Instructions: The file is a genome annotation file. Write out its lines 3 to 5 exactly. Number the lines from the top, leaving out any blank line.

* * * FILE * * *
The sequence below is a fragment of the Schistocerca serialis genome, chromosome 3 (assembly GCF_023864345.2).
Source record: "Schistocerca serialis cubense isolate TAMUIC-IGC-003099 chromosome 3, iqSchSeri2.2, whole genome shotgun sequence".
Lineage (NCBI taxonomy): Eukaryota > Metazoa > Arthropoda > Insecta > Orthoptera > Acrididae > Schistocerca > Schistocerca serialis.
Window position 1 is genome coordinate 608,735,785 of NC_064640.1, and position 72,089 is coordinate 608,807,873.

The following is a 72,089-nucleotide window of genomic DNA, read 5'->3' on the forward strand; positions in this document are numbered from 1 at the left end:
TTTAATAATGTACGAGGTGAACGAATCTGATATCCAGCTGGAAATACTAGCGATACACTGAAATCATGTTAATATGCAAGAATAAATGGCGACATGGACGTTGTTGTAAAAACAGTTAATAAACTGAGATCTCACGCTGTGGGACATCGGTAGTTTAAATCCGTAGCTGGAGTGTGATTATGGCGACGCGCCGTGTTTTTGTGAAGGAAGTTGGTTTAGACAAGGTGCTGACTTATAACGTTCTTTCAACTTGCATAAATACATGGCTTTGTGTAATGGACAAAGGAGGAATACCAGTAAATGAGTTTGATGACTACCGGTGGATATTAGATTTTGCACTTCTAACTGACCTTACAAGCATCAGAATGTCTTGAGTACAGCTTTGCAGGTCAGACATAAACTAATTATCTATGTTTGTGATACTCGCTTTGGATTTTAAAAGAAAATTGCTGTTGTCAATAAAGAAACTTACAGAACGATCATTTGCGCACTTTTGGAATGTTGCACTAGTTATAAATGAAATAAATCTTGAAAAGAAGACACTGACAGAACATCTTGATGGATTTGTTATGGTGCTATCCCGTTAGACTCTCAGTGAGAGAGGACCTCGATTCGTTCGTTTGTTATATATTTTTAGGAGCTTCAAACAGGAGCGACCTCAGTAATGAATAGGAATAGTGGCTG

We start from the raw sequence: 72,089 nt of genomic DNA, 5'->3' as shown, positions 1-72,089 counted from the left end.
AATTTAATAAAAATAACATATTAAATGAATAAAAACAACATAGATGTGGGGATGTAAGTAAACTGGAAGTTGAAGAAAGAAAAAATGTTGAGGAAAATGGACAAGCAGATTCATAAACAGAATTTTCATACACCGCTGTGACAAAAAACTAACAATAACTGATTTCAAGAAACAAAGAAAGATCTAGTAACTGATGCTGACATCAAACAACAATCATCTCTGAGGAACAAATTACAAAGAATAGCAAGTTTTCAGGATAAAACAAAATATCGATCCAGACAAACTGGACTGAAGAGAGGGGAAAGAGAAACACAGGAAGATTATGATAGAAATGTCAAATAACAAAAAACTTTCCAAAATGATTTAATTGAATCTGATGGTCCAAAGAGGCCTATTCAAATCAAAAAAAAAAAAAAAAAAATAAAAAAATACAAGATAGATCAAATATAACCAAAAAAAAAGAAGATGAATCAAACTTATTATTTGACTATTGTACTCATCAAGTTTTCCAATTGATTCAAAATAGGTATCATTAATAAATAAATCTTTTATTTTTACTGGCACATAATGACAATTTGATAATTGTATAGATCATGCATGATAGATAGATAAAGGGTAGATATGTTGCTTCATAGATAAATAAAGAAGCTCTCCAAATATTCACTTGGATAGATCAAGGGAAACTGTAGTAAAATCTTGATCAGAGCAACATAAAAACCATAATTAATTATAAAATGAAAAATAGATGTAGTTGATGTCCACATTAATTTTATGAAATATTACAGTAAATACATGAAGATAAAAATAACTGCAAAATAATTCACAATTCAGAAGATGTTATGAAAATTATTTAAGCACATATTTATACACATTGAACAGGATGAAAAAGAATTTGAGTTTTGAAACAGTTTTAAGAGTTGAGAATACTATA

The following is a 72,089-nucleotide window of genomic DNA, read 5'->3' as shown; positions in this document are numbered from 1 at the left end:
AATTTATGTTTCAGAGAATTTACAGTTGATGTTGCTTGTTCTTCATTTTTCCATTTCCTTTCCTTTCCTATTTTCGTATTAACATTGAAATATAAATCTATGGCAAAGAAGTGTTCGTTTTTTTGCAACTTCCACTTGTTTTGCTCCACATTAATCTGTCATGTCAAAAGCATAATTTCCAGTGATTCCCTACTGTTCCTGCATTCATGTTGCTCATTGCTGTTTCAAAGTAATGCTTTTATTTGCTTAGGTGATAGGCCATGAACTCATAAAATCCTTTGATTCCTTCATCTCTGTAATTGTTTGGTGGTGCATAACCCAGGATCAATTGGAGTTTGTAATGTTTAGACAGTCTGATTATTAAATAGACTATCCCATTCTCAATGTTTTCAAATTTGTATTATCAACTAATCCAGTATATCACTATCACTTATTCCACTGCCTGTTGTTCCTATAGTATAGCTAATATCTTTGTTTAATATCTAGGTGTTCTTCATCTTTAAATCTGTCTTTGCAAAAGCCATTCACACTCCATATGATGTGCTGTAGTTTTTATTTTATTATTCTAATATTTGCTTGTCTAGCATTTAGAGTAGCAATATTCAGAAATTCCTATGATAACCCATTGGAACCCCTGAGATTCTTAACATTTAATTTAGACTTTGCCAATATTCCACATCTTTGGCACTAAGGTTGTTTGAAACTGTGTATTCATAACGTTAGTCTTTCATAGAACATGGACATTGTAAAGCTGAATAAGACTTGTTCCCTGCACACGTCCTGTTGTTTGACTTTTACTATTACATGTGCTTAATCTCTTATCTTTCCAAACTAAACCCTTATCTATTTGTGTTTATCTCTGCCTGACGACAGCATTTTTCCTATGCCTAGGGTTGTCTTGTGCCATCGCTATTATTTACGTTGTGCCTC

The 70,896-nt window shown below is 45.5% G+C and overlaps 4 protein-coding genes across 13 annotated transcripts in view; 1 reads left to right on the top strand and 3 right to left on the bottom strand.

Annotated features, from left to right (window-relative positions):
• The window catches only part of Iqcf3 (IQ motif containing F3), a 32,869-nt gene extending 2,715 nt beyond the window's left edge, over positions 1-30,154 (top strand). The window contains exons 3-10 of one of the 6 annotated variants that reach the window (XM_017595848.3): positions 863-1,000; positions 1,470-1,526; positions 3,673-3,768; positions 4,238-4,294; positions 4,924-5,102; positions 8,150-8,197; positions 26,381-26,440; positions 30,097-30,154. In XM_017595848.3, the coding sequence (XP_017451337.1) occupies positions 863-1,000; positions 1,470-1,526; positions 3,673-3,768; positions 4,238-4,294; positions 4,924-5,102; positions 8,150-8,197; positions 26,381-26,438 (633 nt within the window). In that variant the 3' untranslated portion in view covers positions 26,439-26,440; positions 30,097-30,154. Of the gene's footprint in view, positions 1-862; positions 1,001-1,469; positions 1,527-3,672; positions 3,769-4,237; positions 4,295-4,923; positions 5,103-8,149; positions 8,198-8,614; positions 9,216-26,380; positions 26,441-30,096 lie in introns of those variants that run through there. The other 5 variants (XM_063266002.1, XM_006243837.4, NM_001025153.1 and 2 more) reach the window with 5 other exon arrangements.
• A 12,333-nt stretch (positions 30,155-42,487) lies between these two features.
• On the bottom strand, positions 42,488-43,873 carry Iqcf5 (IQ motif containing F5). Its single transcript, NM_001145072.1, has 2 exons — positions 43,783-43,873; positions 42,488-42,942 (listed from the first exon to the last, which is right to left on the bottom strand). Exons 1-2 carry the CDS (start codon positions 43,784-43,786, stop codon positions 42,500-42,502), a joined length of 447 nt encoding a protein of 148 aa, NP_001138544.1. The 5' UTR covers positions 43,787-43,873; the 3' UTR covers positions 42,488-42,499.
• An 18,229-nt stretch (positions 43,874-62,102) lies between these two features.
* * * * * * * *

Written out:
Lineage (NCBI taxonomy): Eukaryota > Metazoa > Arthropoda > Insecta > Orthoptera > Acrididae > Schistocerca > Schistocerca serialis.
Window position 1 is genome coordinate 608,735,785 of NC_064640.1, and position 72,089 is coordinate 608,807,873.

The following is a 72,089-nucleotide window of genomic DNA, read 5'->3' on the forward strand; positions in this document are numbered from 1 at the left end: